The recent New York Times article "How Big Data Became So Big" explores the meaning behind the term "Big Data" and its evolution. It's a good article to help one understand how the term Big Data came into being and what the term means. Here's the link: http://www.nytimes.com/2012/08/12/business/how-big-data-became-so-big-unboxed.html?
A recent Wall Street Journal article "Social-Media Stock Frenzy Fizzles" provides an interesting look at public social media companies and some of the concerns that investors have about the business models. The poor stock performance of the public companies has brought down the valuations of private social media companies as well, according to the article. A worthwhile read. Here's the link (may be behind subscription firewall): http://online.wsj.com/article/SB10000872396390443477104577553431459135876.html
GigaOM has an interesting article today "The economics of Google Fiber and what it means for U.S. broadband." The article discusses Google's fiber to the home network in Kansas City, Mo. that provides gigabit (yes gigabit) internet access for $70 per month. And making a profit doing it. Incredible. How is Google doing this?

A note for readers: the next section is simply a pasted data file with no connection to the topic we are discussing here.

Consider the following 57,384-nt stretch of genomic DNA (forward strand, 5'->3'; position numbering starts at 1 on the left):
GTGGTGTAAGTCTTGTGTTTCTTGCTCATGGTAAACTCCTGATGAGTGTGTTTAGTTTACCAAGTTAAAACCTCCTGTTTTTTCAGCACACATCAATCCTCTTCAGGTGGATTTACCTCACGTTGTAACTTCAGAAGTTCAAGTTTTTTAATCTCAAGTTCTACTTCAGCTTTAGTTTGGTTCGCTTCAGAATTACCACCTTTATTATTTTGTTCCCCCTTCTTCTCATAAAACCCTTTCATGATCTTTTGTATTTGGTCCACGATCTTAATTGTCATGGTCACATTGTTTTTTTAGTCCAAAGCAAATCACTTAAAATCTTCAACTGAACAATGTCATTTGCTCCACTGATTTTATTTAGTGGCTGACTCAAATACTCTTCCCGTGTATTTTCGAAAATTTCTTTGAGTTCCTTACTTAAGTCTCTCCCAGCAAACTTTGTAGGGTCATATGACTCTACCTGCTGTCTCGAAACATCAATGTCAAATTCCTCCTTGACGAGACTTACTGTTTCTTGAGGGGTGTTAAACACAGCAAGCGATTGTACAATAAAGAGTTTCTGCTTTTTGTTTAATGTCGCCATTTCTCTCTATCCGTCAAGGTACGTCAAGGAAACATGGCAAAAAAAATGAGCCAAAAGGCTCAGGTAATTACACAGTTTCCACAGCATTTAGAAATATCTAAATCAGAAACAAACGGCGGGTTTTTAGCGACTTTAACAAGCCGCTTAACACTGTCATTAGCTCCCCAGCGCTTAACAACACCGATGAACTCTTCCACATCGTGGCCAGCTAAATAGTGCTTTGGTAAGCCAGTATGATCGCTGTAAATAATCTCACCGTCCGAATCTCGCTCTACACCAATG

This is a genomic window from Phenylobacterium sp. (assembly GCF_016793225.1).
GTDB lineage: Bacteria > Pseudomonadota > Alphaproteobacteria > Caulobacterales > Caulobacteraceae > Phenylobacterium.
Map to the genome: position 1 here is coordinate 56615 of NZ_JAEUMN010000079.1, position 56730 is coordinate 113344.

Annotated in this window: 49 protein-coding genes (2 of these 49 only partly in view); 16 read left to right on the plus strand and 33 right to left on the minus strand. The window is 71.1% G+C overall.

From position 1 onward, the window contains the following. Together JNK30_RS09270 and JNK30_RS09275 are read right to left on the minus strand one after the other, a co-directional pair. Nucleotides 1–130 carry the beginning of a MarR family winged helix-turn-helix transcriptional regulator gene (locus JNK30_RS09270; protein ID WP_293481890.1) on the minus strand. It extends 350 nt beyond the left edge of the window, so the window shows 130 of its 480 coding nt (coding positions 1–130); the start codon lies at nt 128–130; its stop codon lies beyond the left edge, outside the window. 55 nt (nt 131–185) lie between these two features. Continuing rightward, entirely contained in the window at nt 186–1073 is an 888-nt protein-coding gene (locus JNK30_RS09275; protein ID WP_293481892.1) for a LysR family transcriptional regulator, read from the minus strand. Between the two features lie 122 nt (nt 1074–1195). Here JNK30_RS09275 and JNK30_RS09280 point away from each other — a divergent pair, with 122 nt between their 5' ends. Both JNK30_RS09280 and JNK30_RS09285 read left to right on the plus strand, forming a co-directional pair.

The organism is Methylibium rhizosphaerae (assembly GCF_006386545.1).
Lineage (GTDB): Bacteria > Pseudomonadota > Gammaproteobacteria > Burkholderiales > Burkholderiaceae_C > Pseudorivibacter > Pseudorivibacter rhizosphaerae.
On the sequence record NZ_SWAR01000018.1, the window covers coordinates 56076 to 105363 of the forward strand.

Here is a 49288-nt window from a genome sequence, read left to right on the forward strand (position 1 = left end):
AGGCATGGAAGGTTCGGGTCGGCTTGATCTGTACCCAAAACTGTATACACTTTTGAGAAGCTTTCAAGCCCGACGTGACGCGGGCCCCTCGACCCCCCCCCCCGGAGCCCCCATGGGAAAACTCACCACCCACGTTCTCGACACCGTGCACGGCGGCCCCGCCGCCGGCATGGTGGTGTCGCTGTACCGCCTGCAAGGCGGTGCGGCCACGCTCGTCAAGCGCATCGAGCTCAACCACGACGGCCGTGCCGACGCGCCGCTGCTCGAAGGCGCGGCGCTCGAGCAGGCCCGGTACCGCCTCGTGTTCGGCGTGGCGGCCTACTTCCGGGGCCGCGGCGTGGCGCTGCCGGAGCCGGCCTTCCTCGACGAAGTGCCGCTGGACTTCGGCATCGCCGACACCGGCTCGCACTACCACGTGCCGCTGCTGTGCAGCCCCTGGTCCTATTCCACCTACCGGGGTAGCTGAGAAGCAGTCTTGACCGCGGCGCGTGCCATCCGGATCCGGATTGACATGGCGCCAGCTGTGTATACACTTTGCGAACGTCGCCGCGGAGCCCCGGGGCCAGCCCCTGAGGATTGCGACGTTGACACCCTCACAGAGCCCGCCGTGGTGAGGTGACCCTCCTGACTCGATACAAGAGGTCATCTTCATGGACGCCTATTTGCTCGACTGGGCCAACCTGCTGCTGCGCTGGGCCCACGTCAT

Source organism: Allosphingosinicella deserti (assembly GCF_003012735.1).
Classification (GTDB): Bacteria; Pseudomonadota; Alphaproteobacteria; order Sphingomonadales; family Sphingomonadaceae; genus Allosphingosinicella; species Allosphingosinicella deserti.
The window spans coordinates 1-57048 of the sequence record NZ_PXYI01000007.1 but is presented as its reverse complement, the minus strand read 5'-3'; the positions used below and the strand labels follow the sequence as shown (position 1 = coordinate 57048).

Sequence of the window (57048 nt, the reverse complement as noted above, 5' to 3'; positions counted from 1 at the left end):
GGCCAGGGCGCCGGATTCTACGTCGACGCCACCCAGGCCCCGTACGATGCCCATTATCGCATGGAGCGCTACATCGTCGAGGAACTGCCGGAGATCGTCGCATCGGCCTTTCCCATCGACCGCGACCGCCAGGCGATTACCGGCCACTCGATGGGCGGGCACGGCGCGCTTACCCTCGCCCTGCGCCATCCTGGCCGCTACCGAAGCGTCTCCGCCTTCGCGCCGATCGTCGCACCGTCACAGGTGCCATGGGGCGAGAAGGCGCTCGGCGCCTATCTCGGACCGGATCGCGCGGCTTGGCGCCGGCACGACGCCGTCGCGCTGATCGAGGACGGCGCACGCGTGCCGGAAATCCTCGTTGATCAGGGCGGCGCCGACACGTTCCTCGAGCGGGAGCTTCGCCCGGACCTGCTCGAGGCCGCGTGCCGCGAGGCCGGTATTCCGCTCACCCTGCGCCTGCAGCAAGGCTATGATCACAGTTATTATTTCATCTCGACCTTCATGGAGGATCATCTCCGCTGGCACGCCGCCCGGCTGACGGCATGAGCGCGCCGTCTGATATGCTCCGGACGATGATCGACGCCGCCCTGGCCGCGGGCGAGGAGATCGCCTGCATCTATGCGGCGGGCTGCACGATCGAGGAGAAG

If Google starts rolling this service out to other markets, I think the traditional access providers are going to be in tro
Mark Andreessen, co-founder of Netscape and venture capitalist at Andreessen Horowitz, was recently interviewed at the Fortune Brainstorm Tech conference in Aspen, CO. The interview covers a wide range of topics including the $100 million Series A investment made by Andreessen Horowitz in GitHub, the environment for taking a company public and being a public company, public tech sector valuations, and current innovations in technology. The interview is well worth a read. Here's the link: http://tech.fortune.cnn.com/2012/07/16/marc-andreessen-transcript/